An Roinn Oideachais agus EolaŪochta
Department of Education and Science
Subject Inspection of Construction Studies and Materials Technology (Wood)
†Pobalscoil …anna Blakestown Community School
Blanchardstown, Dublin 15
Roll number: 91316Q
Date of inspection : 23 September 2008
Report on the Quality of Learning and Teaching in Construction Studies and Materials Technology (Wood)
This report has been written following a subject inspection in Pobalscoil …anna, Blakestown Community School. It presents the findings of an evaluation of the quality of teaching and learning in Construction Studies (CS) and Materials Technology (Wood) (MTW) and makes recommendations for the further development of the teaching of these subjects in the school. The evaluation was conducted over one day during which the inspector visited classrooms and observed teaching and learning. The inspector interacted with students and teacher, examined studentsí work, and had discussions with the teacher. The inspector reviewed school planning documentation and teacherís written preparation. Following the evaluation visit, the inspector provided oral feedback on the outcomes of the evaluation to the principal and the subject teacher.
Pobalscoil …anna, Blakestown Community School provides a broad second-level education for its students. In addition to CS and MTW, the focus subjects of this report, the technologies included in the curriculum of the school are Metalwork and Technical Graphics in junior cycle and Engineering in senior cycle. The school is commended for this provision of technology subjects.
In-career development in the technologies is facilitated by management through support of the teachersí participation in the programme provided through T4, the Technology Subjects Support Service. This facilitation is commended. It is urged that teachers continue to be supported as they focus especially on the development of their computer-aided design (CAD) skills in preparation for the introduction of the Solid Works CAD package to all students of the technologies, including students of MTW and CS.
In general, the time allocated for teaching MTW and CS is appropriate. Two double-period lessons are allocated for MTW and two double-period and one single-period lessons are allocated for CS. Two double-period lessons are allocated for the Graphics and Construction Studies (GCS) course in Leaving Certificate Applied. However, one class each in first year and third year are allocated just one double-period lesson per week for MTW. These classes are timetabled for additional lessons in other areas of the curriculum to address their educational needs. It is reported that these classes will not be sitting MTW in the Junior Certificate examination. It is recommended that the MTW time allocation for these classes be equal to that provided for their peers in the other junior cycle classes. Where there is particular concern regarding the provision of extra learning support in the areas of literacy and numeracy for individual students within a class, it is urged that the possibility of achieving this within MTW lessons be explored. In particular, the adoption of team teaching within MTW lessons might be of benefit. This approach would best be explored collaboratively by the MTW and learning-support teachers within the context of school development planning. It is recommended, in general, that all students studying MTW in junior cycle sit the Junior Certificate examination in the subject.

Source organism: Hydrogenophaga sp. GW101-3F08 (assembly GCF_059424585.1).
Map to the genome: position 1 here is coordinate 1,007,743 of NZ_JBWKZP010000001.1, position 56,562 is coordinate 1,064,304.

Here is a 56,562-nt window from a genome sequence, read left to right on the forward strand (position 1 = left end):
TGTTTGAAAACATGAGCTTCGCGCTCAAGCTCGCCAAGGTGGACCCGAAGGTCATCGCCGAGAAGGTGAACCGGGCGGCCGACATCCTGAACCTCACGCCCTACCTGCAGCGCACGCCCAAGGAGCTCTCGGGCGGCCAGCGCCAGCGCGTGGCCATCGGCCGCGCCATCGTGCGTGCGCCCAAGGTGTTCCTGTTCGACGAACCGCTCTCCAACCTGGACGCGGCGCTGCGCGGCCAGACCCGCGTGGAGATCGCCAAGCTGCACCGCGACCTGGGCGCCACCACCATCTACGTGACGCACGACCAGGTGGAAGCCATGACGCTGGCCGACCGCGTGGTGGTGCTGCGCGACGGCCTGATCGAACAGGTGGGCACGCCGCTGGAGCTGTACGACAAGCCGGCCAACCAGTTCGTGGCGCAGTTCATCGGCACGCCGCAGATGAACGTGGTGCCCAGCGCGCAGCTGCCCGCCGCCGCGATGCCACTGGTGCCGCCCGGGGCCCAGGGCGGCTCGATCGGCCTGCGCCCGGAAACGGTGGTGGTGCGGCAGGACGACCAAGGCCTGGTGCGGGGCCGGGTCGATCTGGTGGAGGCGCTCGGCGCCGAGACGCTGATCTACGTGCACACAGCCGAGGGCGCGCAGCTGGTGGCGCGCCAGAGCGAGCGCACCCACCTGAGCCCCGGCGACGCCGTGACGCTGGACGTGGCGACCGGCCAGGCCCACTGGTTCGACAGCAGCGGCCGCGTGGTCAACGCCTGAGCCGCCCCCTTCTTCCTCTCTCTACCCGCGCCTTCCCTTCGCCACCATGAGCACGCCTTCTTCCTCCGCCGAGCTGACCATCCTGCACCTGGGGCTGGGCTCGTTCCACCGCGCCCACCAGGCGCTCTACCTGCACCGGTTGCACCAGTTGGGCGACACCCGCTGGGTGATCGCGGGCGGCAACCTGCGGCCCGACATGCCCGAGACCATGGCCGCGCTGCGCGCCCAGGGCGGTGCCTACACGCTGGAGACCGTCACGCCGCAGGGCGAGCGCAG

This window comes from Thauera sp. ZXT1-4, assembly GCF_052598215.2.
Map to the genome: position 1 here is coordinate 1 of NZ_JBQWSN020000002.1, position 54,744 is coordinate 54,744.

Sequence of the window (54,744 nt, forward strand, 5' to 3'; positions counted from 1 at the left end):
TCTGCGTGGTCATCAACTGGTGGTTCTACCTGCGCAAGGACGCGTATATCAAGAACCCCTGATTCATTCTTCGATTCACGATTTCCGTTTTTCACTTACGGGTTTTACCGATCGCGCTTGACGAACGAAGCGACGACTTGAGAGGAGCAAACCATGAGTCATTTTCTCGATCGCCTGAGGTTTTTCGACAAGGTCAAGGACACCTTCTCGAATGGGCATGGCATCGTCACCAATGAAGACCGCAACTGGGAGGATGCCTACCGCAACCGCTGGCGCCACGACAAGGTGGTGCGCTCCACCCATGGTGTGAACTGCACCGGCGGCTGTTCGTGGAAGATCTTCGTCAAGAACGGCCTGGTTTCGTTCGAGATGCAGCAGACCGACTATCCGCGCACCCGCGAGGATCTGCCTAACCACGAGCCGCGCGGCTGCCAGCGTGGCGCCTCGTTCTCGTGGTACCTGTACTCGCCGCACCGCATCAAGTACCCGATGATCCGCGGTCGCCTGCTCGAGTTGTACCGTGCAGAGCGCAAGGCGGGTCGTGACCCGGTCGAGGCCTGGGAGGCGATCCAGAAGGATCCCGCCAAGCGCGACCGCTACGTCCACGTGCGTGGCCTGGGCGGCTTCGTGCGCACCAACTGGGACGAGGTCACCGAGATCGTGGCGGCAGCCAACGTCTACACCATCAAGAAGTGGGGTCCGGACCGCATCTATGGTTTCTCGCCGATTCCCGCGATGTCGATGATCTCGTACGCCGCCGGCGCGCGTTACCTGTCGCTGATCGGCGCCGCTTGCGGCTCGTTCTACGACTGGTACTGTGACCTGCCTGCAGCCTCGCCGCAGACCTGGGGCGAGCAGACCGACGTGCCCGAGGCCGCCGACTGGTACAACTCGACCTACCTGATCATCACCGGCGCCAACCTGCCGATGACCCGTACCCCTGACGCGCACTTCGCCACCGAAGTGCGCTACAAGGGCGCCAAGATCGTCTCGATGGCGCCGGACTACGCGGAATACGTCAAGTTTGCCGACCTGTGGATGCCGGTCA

While MTW is not being studied in second year and CS is not being studied in sixth year at present, appreciable numbers of students in first year and fifth year have chosen these subjects and are studying them within their subject options. It is envisaged that MTW and CS will continue to be offered to all students entering junior cycle and senior cycle respectively and it is expected in future that the subjects will be taught in each year cohort, as good practice would indicate they should.
The school provides resources, including class materials, tools and equipment as requested by the subject department. The appropriate requisition form is presented to the school office for purchase and it is reported that the required items are invariably provided. The board of management and senior in-school management are commended for this provision of resources.††
The funding provided by the Department of Education and Science (DES) to ensure adequate provision for health and safety in MTW and CS has been spent appropriately. New woodworking machines bearing the CE mark are installed and were about to be commissioned at the time of the inspection.
Students in junior cycle are given the option of studying MTW when they enrol, prior to entry. To support their decision, students in sixth class in primary school are given a tour of the school that includes the woodwork room. The teacher of MTW talks to the prospective students about the nature of the subject and what they should expect if they choose to study it. Providing them with experience of the subjects before choosing could further enhance the quality of support for studentsí decision-making regarding optional subjects. It is urged that the possibility of developing such opportunities for students, perhaps in the form of a taster programme, be investigated.†††